It starts out like one of those jokes dads or uncles tell:
A hitman and an American salesman are sitting in a Mexican bar. The salesman turns to the hitman.
Looks like you can really use that drink.
The hitman takes a sip and answers.
Margaritas taste best in Mexico.
Yeah that’s true. Why is that?
The hitman gives the salesman a meaningful look and replies.
Just the way it is. Mexico makes things taste better — margaritas and cock.
Not quite the punchline you might have expected but then THE MATADOR isn’t exactly the movie you thought you were walking into either.
On paper, writer/director Richard Shepard’s wry killer thriller promises another by-the-book Hollywood delivery, with Pierce Brosnan as the debonair death-dealer and Greg Kinnear unfurling his classic grinning Midwest schmo. But like the above knee-slapper, THE MATADOR is a deliberate cock-up of the idiom.
Brosnan’s Julian Noble is a near complete inversion of the suave mavericks he usually plays and Kinnear’s milk-toast family man has a little too much pathos to be a simple caricature.
Though still something of a roué, Julian isn’t refined. He’s a brusque, liquor-soaked, whoring distortion of the stereotype — more Harry Palmer than James Bond.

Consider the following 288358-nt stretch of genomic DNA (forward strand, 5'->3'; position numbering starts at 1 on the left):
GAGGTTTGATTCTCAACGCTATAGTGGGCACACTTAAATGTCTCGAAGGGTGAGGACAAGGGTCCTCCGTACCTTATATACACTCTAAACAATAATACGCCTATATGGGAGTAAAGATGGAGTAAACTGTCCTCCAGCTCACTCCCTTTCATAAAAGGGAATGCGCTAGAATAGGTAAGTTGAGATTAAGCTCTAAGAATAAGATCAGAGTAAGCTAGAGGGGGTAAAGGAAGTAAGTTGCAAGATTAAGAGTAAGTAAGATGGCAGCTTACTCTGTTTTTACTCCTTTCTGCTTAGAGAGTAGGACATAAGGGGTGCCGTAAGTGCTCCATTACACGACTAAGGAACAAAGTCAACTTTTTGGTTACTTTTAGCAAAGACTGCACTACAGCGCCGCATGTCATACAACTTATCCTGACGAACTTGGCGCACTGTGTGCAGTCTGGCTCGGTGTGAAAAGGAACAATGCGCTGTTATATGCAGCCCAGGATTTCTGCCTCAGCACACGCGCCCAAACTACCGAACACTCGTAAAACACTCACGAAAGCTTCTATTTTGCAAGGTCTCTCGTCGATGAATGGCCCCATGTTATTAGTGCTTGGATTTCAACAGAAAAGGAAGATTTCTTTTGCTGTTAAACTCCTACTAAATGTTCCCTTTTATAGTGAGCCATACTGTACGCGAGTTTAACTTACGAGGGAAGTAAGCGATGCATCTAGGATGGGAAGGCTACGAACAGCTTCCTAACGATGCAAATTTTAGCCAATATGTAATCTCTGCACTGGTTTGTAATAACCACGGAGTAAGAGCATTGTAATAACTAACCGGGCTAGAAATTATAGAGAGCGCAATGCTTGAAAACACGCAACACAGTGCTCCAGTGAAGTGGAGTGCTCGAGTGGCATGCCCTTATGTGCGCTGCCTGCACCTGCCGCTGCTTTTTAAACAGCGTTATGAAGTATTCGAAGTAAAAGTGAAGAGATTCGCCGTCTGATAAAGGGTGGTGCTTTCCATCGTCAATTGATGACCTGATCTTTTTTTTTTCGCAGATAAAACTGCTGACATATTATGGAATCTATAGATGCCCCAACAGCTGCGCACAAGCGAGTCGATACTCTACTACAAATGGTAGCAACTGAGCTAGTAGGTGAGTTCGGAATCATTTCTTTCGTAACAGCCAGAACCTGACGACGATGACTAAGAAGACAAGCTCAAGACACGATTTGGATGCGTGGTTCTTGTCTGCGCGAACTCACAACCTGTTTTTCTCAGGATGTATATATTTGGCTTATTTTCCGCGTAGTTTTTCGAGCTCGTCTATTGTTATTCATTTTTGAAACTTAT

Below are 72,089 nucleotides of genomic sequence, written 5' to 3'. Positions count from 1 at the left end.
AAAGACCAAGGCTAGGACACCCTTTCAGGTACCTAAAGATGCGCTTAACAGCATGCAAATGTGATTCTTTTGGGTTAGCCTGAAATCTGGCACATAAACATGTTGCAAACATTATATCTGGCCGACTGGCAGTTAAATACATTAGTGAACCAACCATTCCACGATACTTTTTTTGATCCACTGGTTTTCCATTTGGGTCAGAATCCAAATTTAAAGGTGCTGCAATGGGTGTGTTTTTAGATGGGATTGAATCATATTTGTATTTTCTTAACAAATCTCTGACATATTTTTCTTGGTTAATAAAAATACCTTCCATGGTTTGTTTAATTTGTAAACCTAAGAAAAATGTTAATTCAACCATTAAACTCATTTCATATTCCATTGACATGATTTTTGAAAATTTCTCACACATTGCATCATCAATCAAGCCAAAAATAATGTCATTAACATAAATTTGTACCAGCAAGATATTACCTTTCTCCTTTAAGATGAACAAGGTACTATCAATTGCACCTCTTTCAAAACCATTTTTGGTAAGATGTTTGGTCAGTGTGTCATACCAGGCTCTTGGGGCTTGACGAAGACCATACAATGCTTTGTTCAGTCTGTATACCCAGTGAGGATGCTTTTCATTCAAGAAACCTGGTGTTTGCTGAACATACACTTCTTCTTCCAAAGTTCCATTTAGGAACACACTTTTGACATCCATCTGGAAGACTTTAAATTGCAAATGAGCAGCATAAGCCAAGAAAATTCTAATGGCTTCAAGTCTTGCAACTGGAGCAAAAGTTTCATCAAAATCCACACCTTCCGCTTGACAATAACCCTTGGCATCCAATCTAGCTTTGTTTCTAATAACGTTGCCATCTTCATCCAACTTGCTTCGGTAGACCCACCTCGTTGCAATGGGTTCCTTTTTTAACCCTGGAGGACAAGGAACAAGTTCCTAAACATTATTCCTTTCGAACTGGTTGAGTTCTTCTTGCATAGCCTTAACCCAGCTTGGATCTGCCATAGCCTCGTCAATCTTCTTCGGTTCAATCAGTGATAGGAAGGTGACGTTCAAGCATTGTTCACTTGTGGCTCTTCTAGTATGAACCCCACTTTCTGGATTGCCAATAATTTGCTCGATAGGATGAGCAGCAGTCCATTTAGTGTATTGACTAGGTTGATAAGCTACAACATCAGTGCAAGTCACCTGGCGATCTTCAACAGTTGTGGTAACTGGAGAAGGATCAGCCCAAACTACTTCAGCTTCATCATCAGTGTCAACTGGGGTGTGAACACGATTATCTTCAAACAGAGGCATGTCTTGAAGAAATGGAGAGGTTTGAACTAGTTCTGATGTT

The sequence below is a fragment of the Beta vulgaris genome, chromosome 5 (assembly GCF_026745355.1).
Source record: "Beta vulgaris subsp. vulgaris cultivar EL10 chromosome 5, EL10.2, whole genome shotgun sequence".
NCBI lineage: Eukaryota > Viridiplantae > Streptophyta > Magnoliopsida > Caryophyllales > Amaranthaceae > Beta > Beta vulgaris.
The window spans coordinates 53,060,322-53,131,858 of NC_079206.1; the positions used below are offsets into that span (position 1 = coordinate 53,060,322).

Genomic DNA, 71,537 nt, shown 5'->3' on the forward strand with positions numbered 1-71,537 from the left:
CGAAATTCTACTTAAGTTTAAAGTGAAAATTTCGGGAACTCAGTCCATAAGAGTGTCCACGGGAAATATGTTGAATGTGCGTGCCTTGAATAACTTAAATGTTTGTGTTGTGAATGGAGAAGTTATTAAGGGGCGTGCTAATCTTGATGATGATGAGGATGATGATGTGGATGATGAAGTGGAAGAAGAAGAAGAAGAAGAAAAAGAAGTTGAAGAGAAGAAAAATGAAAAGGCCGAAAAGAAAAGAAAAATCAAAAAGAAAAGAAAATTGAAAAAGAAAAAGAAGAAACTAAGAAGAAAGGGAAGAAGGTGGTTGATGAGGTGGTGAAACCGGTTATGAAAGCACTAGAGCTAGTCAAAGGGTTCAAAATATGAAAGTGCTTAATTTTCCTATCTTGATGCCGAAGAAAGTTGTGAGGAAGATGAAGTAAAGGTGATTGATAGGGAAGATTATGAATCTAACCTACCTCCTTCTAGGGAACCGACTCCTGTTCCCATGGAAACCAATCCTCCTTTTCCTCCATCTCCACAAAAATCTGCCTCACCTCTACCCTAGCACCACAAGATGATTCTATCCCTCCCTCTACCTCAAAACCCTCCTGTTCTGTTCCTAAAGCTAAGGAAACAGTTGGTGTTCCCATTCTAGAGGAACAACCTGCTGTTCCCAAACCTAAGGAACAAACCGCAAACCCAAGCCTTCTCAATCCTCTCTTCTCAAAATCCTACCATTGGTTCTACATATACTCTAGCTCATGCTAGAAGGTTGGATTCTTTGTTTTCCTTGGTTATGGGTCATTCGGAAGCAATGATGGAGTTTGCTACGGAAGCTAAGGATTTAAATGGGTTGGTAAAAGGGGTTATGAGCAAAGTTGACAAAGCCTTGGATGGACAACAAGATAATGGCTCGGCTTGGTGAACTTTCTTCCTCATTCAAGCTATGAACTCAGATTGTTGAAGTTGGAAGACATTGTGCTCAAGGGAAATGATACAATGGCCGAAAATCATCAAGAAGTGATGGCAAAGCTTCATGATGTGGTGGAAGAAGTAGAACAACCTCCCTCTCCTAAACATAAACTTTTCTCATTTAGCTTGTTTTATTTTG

Kinnear’s Danny Wright is as “ah shucks” as you might expect but his glibness is tinged with the dangling threat of financial ruin and the echo of personal tragedy.
The unlikely pair’s collision over drinks, far from leading to the expected one-liners, resolves into a fairly delicate exploration of character .
Of course people die. Necessarily. Brosnan’s “facilitator of fatalities” demands it. But these stabs of bloodiness are handled as unconventionally as everything else in the film.
Somewhere between Julian’s playful matter-of-factness and Danny’s genuine appreciation for this renegade, the killings become almost dismissible. But not quite.
As Julian tells his new drinking companion.
“Just because we share a laugh doesn’t mean I’m not unsavoury.”